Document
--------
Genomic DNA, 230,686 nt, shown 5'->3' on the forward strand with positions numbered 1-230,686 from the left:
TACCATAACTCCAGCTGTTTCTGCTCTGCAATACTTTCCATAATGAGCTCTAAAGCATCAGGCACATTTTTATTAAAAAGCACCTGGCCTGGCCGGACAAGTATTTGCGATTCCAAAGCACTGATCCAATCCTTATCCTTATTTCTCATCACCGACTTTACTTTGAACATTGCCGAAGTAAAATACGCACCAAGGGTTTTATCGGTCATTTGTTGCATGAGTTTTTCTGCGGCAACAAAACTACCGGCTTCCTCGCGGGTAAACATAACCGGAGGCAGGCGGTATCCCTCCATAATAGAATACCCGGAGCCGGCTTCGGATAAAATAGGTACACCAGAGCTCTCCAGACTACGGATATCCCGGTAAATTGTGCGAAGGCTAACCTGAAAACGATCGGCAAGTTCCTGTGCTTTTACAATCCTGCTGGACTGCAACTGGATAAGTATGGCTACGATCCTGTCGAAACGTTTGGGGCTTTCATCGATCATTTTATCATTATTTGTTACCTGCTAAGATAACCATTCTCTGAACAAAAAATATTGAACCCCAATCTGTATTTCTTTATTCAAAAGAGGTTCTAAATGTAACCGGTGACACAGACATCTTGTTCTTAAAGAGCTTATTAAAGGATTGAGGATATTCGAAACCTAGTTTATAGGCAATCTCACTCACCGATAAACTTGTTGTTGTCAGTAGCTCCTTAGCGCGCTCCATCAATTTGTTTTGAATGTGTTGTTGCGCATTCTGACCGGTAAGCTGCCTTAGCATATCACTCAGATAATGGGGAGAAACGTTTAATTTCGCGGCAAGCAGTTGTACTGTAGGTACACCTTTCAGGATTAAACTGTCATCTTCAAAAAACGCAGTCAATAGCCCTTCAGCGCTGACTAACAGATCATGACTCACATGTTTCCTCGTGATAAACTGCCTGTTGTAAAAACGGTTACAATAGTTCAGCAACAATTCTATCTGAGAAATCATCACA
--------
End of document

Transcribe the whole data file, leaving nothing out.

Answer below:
Genomic DNA, 230,686 nt, shown 5'->3' on the forward strand with positions numbered 1-230,686 from the left:
TACCATAACTCCAGCTGTTTCTGCTCTGCAATACTTTCCATAATGAGCTCTAAAGCATCAGGCACATTTTTATTAAAAAGCACCTGGCCTGGCCGGACAAGTATTTGCGATTCCAAAGCACTGATCCAATCCTTATCCTTATTTCTCATCACCGACTTTACTTTGAACATTGCCGAAGTAAAATACGCACCAAGGGTTTTATCGGTCATTTGTTGCATGAGTTTTTCTGCGGCAACAAAACTACCGGCTTCCTCGCGGGTAAACATAACCGGAGGCAGGCGGTATCCCTCCATAATAGAATACCCGGAGCCGGCTTCGGATAAAATAGGTACACCAGAGCTCTCCAGACTACGGATATCCCGGTAAATTGTGCGAAGGCTAACCTGAAAACGATCGGCAAGTTCCTGTGCTTTTACAATCCTGCTGGACTGCAACTGGATAAGTATGGCTACGATCCTGTCGAAACGTTTGGGGCTTTCATCGATCATTTTATCATTATTTGTTACCTGCTAAGATAACCATTCTCTGAACAAAAAATATTGAACCCCAATCTGTATTTCTTTATTCAAAAGAGGTTCTAAATGTAACCGGTGACACAGACATCTTGTTCTTAAAGAGCTTATTAAAGGATTGAGGATATTCGAAACCTAGTTTATAGGCAATCTCACTCACCGATAAACTTGTTGTTGTCAGTAGCTCCTTAGCGCGCTCCATCAATTTGTTTTGAATGTGTTGTTGCGCATTCTGACCGGTAAGCTGCCTTAGCATATCACTCAGATAATGGGGAGAAACGTTTAATTTCGCGGCAAGCAGTTGTACTGTAGGTACACCTTTCAGGATTAAACTGTCATCTTCAAAAAACGCAGTCAATAGCCCTTCAGCGCTGACTAACAGATCATGACTCACATGTTTCCTCGTGATAAACTGCCTGTTGTAAAAACGGTTACAATAGTTCAGCAACAATTCTATCTGAGAAATCATCACA